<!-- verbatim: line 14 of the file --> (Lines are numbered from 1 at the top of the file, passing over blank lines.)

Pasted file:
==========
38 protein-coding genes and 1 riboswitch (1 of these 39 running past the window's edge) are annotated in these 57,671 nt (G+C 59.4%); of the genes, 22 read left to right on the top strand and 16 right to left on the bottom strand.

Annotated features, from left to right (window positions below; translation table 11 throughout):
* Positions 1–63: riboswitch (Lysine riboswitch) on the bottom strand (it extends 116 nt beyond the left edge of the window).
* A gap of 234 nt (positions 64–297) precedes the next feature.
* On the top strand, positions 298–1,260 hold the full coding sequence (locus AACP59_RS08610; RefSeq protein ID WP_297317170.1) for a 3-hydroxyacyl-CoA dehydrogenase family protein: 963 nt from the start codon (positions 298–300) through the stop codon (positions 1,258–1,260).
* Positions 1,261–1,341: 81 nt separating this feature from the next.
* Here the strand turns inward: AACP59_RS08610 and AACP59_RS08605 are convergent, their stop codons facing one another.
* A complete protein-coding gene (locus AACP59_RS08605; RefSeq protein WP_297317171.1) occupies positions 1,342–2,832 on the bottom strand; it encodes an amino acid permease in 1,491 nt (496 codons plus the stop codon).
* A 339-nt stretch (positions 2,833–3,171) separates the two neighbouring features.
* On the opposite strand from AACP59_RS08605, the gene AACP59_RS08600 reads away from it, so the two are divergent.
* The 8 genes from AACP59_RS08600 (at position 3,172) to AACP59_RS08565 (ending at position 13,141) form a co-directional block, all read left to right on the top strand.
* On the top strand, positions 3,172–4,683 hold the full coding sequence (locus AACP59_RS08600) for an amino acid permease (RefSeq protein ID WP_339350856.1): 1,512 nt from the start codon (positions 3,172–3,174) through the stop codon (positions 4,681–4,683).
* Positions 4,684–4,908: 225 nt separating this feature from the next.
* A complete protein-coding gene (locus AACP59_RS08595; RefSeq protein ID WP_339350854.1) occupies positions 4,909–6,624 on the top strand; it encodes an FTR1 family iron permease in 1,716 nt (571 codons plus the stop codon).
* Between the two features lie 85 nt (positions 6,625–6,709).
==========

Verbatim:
* A complete protein-coding gene (locus AACP59_RS08595; RefSeq protein ID WP_339350854.1) occupies positions 4,909–6,624 on the top strand; it encodes an FTR1 family iron permease in 1,716 nt (571 codons plus the stop codon).